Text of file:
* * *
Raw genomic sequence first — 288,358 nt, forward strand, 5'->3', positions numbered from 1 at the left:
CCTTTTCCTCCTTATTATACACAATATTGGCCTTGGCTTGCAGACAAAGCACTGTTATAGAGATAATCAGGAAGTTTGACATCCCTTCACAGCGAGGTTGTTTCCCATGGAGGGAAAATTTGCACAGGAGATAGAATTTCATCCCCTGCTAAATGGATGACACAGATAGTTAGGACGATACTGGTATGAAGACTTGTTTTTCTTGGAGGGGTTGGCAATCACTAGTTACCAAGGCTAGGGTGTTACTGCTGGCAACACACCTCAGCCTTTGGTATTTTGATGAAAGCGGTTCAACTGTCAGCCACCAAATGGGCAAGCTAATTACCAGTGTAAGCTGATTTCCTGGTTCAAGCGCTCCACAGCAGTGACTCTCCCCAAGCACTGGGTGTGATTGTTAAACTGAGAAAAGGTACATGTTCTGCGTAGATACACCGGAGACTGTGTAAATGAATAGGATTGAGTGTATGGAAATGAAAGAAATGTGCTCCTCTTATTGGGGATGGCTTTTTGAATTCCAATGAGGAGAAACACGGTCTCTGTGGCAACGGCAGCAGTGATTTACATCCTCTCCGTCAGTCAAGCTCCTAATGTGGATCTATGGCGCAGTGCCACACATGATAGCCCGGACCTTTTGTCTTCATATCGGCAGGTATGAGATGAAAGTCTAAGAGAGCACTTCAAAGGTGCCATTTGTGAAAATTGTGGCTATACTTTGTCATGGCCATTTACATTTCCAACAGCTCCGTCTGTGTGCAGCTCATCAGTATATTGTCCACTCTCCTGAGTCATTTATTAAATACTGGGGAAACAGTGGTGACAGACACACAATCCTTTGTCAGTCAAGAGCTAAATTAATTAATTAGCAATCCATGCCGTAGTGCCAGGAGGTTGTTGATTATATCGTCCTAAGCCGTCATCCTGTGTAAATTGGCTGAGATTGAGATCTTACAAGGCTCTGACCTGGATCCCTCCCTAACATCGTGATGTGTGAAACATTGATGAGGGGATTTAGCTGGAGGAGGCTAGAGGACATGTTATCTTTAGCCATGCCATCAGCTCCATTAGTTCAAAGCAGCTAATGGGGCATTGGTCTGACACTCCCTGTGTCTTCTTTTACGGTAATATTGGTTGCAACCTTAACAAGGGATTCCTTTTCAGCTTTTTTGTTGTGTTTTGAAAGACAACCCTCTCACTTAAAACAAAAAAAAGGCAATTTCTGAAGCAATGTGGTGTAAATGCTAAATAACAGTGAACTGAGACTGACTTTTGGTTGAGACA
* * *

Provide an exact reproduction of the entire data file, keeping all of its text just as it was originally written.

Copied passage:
Raw genomic sequence first — 288,358 nt, forward strand, 5'->3', positions numbered from 1 at the left:
CCTTTTCCTCCTTATTATACACAATATTGGCCTTGGCTTGCAGACAAAGCACTGTTATAGAGATAATCAGGAAGTTTGACATCCCTTCACAGCGAGGTTGTTTCCCATGGAGGGAAAATTTGCACAGGAGATAGAATTTCATCCCCTGCTAAATGGATGACACAGATAGTTAGGACGATACTGGTATGAAGACTTGTTTTTCTTGGAGGGGTTGGCAATCACTAGTTACCAAGGCTAGGGTGTTACTGCTGGCAACACACCTCAGCCTTTGGTATTTTGATGAAAGCGGTTCAACTGTCAGCCACCAAATGGGCAAGCTAATTACCAGTGTAAGCTGATTTCCTGGTTCAAGCGCTCCACAGCAGTGACTCTCCCCAAGCACTGGGTGTGATTGTTAAACTGAGAAAAGGTACATGTTCTGCGTAGATACACCGGAGACTGTGTAAATGAATAGGATTGAGTGTATGGAAATGAAAGAAATGTGCTCCTCTTATTGGGGATGGCTTTTTGAATTCCAATGAGGAGAAACACGGTCTCTGTGGCAACGGCAGCAGTGATTTACATCCTCTCCGTCAGTCAAGCTCCTAATGTGGATCTATGGCGCAGTGCCACACATGATAGCCCGGACCTTTTGTCTTCATATCGGCAGGTATGAGATGAAAGTCTAAGAGAGCACTTCAAAGGTGCCATTTGTGAAAATTGTGGCTATACTTTGTCATGGCCATTTACATTTCCAACAGCTCCGTCTGTGTGCAGCTCATCAGTATATTGTCCACTCTCCTGAGTCATTTATTAAATACTGGGGAAACAGTGGTGACAGACACACAATCCTTTGTCAGTCAAGAGCTAAATTAATTAATTAGCAATCCATGCCGTAGTGCCAGGAGGTTGTTGATTATATCGTCCTAAGCCGTCATCCTGTGTAAATTGGCTGAGATTGAGATCTTACAAGGCTCTGACCTGGATCCCTCCCTAACATCGTGATGTGTGAAACATTGATGAGGGGATTTAGCTGGAGGAGGCTAGAGGACATGTTATCTTTAGCCATGCCATCAGCTCCATTAGTTCAAAGCAGCTAATGGGGCATTGGTCTGACACTCCCTGTGTCTTCTTTTACGGTAATATTGGTTGCAACCTTAACAAGGGATTCCTTTTCAGCTTTTTTGTTGTGTTTTGAAAGACAACCCTCTCACTTAAAACAAAAAAAAGGCAATTTCTGAAGCAATGTGGTGTAAATGCTAAATAACAGTGAACTGAGACTGACTTTTGGTTGAGACA